Frozen Moments

7 December 2018 – It began one crisp sunny morning, the aftermath of a night that dipped below zero. I was back at VanDusen Botanical Garden, daytime, no sparkling Festival lights — just sparkling ice-skin on the lakes and ponds.

So slight a skin, it’s barely there.

As if the water itself were frowning in surprise, frozen with amazement.

Cypress Pond holds its breath.

Everything glitters …

but nothing moves.

And then, a few days later in Mount Pleasant’s Sahali Park,  I am the one holding my breath, frozen with amazement.

We both are, Frances & I; we whisper in awe and respect.

“It is,” we murmur. “It really is. It’s a coyote.”

(Frances takes the better photo, this is it.)

The animal moves slowly, easily, apparently unconcerned about the humans who happen to be passing by and, after an initial double-take, freeze in place. Nobody approaches him, or harasses him either. We all just … observe.

I worry about his lack of concern. A wild animal shouldn’t be so at ease, out in the open in an urban space with humans about. (Later, I read it is a growing problem, and that we humans can take steps to avoid conflict.)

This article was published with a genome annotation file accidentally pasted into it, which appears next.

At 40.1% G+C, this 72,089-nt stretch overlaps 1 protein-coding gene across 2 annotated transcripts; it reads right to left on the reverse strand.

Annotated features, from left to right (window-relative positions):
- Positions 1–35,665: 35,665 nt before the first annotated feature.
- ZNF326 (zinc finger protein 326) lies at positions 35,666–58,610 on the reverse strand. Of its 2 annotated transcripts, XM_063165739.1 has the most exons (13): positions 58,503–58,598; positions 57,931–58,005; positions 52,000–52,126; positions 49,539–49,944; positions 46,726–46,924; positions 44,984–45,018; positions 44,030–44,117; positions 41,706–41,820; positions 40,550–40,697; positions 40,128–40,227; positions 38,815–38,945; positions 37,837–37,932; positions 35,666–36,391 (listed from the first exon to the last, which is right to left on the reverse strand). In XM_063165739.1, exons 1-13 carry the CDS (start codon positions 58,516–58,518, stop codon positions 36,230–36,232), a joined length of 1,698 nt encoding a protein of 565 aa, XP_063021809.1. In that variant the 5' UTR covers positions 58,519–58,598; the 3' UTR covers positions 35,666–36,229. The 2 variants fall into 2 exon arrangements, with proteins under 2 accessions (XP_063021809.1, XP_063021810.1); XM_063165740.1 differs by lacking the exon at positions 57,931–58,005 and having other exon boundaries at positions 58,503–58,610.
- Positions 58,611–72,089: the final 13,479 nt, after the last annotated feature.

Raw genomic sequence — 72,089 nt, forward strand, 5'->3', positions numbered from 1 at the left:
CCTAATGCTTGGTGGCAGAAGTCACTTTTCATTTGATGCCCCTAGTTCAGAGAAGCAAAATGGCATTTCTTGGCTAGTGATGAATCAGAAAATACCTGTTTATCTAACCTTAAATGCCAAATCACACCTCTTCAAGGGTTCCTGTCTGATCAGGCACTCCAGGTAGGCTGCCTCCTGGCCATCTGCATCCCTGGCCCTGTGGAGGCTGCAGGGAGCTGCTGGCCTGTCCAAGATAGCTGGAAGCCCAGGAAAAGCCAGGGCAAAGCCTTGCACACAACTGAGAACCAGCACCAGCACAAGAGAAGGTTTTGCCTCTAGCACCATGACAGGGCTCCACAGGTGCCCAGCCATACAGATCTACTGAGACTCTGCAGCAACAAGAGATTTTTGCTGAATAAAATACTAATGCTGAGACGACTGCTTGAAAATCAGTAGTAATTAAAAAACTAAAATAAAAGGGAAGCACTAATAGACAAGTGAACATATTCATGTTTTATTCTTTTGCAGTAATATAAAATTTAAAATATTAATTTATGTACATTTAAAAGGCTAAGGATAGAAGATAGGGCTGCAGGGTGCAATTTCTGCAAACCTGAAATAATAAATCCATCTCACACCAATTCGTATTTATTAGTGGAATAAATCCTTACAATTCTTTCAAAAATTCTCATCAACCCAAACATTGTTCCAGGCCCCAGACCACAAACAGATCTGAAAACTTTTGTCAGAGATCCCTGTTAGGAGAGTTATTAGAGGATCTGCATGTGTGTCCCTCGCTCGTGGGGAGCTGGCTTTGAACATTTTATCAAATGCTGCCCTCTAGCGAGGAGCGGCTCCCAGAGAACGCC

A sharp-eyed old gent in a wheelchair chuckles as the coyote stalks some pigeons, who predictably fly off, and then lopes away to investigate a shrub deeper into the park. “He eyed a cat earlier,” he tells us, “over there,” tilting his chin to show where. “Big old cat. Cat just puffed himself up and hissed. Coyote backed down.”

(I’m back west, I think with glee. Easterners talk about coy-o-tees; but here in B.C. as in Alberta, these critters are coy-oats.)

A few crows are swooping around, scolding the animal though from a safe height. Otherwise, the sky is empty. All other birds have perched on the wires, and every head is turned to watch the coyote’s progress.

They, too, are frozen in place.

 

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4 Comments

  1. I love these frozen moments. 🙂

    Reply
  2. ericseidlitz

     /  8 December 2018

    Your link above for how humans can avoid conflict with coyotes takes me to a brewery website. So I must conclude that I should drink beer to avoid coyotes! Bad for me since I don’t drink beer…. Wendy

    Reply
  3. Psst…the link on how to avoid coyotes takes me to the WestCoast Food blog…is there a beer called “Coy Oats” that perhaps staves off coyotes? Perhaps this article on how to co-exist with coyotes is good for your readers (http://stanleyparkecology.ca/conservation/co-existing-with-coyotes/how-to-co-exist-with-coyotes/). They regularly walk about my neighborhood in Ottawa and I definitely keep my cat indoors!

    Reply
  4. 🥶 I don’t do well in the cold.

    Reply

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